BA's Jim Callis on Cubs' draft options


BA's Jim Callis on Cubs' draft options

Baseball America's Jim Callis joined David Kaplan on WGN Radio Sunday afternoon to discuss Cubs draft storylines.

This is Theo Epstein and Co.'s first draft with the Cubs and they will be selecting sixth overall on Monday.

"I think they'll get a player comparable to what they got last year at No. 9," Callis said, referring to the Cubs' selection of Javier Baez ninth overall in 2011. "Last year was a deeper draft, but they should get a good player. Even in a down draft, you're better off picking at the top, even with the new rules in spending. At least you get to pick the cream of the crop."

In a best-case scenario, Callis thinks Kevin Gausman, a right-handed pitcher out of LSU, would be the ideal choice for the Cubs, but Callis doesn't see him getting past Baltimore at No. 4 or Kansas City at 5.

Callis believes the Cubs will wind up taking Albert Almora, a high school outfielder out of Florida.

"He's less toosly than projected first overall pick, outfielder Byron Buxton, but he still has a lot of plus-tools and he's more polished," Callis said. "The ceiling is not quite as high as Buxton's, but the floor is higher. There's less risk. He's a player with a lot of tools and a lot of aptitude, which is a tremendous combination."

Some other options for the Cubs include shortstop Carlos Correa and high-school left-hander Max Fried.

"Gun to my head, I might take Correa," Callis said. "If you dream on him, you could see Troy Tulowitzki with Correa. Max Fried is the best high-school pitcher in the draft and he's left-handed...It's a tough call, but that's a pleasant problem to have. At least you have three very attractive options there. If you were picking 11th or 12th in the draft, you'd be looking at a totally different type of player."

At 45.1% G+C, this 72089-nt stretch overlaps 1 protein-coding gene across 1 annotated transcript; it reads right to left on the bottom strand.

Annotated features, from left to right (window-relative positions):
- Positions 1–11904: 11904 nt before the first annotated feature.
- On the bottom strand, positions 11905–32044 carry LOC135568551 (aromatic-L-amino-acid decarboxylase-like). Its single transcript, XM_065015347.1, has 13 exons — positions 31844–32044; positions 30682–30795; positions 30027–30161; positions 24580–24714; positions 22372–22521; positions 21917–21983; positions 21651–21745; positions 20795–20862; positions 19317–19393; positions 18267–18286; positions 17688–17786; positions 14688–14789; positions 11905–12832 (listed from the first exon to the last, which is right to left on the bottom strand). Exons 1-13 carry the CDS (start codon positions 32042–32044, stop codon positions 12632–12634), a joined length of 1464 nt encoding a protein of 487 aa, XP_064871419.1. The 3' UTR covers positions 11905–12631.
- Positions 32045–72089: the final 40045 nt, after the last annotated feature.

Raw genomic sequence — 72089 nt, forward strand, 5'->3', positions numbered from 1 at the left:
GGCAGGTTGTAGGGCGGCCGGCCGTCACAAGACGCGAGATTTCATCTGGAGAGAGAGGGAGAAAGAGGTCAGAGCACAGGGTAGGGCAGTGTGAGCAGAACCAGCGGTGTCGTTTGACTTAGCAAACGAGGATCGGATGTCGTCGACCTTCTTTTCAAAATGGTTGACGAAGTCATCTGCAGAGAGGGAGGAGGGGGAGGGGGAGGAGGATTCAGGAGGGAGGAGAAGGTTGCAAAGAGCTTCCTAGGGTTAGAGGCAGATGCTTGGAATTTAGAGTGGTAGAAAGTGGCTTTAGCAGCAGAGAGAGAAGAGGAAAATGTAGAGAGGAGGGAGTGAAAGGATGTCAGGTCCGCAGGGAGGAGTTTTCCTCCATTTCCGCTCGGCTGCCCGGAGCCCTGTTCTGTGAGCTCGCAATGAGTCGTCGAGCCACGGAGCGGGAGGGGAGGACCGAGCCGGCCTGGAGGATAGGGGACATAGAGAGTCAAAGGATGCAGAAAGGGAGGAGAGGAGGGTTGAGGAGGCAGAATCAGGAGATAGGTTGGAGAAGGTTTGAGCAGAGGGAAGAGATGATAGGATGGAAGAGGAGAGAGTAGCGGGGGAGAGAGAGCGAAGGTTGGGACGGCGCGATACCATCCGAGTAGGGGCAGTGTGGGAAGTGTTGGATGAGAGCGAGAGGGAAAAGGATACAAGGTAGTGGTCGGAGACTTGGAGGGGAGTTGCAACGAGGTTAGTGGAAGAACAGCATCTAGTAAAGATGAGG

Jason McLeod and Tim Wilken have been running the show for the Cubs in terms of scouting and development and Callis heaped praise down on the duo.

"That's a tremendous combination," he said. "I really think Jason is one of the best scouting directors in the league. You look at his track record in Boston, his two years in San Diego, I think you're looking at a guy who's gonna be a GM someday.

"And then you're talking about Tim Wilken. If you're looking for scouting directors to put together resumes, Tim probably has the best resume of anyone. He's been doing it for a awhile. He had a ton of success in Toronto. He had some success in Tampa Bay when he ran some drafts there. That's a dream team pairing."

Kris Bryant is ready for fatherhood '[I was] put on this earth to be a dad'


Kris Bryant is ready for fatherhood '[I was] put on this earth to be a dad'

Suffice to say Kris Bryant is budding with anticipation for becoming a father.

Bryant and his wife, Jessica, are expecting their first child — a baby boy due in April. During Friday night’s Cubs-Padres broadcast, the third baseman shared his excitement for fatherhood with reporter Taylor McGregor